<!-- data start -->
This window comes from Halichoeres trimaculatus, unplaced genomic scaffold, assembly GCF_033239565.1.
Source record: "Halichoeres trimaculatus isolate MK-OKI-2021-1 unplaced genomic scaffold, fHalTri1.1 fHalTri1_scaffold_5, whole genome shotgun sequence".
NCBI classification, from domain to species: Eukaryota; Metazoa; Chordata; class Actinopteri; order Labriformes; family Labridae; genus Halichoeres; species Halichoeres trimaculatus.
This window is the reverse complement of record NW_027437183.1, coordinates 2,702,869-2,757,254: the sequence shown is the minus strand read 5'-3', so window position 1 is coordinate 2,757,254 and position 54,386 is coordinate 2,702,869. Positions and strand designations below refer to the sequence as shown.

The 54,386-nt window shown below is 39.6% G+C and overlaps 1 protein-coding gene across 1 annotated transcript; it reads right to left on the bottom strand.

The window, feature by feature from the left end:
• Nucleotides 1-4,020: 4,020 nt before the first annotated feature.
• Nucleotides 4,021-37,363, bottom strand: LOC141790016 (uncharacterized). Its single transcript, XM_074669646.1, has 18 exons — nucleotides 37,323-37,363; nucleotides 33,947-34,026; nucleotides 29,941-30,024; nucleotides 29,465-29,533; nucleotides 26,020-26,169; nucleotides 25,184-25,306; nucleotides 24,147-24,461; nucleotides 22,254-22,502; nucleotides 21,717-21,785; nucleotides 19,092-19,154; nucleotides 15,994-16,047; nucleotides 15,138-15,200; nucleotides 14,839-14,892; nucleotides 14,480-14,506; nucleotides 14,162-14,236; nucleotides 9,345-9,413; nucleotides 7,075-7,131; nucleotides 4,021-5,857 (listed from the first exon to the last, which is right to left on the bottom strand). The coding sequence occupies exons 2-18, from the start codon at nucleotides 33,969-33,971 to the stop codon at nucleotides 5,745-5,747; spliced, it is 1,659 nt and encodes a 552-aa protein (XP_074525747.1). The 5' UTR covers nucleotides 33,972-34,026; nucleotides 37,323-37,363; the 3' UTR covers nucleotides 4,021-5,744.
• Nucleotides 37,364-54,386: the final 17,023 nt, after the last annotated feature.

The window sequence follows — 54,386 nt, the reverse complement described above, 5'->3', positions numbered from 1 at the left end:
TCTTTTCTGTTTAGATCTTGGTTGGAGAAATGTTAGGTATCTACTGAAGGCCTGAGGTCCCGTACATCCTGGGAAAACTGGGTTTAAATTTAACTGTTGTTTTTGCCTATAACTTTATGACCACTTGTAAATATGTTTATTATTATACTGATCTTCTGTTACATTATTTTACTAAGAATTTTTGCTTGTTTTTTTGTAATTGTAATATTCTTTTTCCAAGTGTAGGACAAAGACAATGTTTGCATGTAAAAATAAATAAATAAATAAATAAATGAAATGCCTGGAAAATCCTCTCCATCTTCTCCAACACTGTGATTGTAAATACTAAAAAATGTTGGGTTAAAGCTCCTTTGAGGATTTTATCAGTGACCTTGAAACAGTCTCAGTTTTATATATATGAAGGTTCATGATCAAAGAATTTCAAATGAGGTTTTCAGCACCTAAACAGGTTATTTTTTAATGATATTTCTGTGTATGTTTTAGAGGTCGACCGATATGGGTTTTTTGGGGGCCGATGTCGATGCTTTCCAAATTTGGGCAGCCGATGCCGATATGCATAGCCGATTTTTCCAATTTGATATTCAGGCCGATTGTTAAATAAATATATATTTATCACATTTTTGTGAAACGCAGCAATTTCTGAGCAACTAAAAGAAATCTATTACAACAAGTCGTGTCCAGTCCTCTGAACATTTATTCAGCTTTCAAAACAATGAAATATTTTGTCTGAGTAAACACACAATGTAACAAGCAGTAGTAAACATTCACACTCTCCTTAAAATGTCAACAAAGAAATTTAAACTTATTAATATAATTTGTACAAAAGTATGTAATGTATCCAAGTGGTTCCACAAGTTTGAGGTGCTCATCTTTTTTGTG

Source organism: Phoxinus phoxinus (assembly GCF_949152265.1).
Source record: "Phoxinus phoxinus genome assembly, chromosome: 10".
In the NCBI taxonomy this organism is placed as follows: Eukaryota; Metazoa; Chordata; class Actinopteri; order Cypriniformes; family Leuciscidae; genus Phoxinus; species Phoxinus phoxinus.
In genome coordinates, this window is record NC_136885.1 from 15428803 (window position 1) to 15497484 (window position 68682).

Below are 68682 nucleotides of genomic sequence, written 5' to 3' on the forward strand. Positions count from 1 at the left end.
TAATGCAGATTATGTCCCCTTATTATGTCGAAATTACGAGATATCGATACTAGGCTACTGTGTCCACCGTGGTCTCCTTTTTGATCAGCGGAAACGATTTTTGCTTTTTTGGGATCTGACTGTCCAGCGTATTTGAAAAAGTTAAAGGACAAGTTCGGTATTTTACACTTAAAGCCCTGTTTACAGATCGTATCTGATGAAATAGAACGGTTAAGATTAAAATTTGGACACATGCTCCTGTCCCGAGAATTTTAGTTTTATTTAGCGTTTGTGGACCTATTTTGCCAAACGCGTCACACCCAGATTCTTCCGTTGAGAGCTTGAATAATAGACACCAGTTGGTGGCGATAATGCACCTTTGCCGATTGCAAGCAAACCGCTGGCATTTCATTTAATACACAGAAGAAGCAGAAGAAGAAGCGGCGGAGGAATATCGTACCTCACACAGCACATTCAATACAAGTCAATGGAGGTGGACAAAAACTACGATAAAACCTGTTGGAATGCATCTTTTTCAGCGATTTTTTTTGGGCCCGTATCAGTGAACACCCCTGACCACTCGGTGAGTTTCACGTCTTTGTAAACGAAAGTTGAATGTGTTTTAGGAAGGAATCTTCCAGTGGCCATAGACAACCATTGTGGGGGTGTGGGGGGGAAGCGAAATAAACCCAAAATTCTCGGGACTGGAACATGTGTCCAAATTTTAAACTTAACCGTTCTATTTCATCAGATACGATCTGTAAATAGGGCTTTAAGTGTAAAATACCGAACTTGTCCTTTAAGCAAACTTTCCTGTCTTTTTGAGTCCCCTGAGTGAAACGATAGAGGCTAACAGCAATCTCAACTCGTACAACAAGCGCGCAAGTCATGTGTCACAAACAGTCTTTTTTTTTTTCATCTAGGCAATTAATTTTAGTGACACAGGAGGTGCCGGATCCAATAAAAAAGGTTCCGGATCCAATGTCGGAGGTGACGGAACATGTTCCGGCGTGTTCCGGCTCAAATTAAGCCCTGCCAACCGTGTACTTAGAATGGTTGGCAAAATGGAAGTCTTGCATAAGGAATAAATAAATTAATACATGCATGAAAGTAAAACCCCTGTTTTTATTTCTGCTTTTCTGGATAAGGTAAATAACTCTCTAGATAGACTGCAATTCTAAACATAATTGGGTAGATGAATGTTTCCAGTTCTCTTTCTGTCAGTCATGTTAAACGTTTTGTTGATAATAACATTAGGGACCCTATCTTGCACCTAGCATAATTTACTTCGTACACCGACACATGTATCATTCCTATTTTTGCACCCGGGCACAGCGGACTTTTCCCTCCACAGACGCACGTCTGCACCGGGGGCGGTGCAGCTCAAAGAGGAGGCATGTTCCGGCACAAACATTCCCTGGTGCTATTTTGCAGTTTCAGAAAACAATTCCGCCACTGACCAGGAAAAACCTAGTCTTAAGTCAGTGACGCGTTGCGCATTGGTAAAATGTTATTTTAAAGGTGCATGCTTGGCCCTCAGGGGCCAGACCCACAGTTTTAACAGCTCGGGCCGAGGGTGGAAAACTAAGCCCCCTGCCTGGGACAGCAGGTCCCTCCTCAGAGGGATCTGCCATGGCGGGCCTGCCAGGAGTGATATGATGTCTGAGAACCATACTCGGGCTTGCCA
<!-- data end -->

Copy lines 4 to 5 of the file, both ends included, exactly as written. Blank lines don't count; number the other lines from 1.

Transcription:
This window is the reverse complement of record NW_027437183.1, coordinates 2,702,869-2,757,254: the sequence shown is the minus strand read 5'-3', so window position 1 is coordinate 2,757,254 and position 54,386 is coordinate 2,702,869. Positions and strand designations below refer to the sequence as shown.

The 54,386-nt window shown below is 39.6% G+C and overlaps 1 protein-coding gene across 1 annotated transcript; it reads right to left on the bottom strand.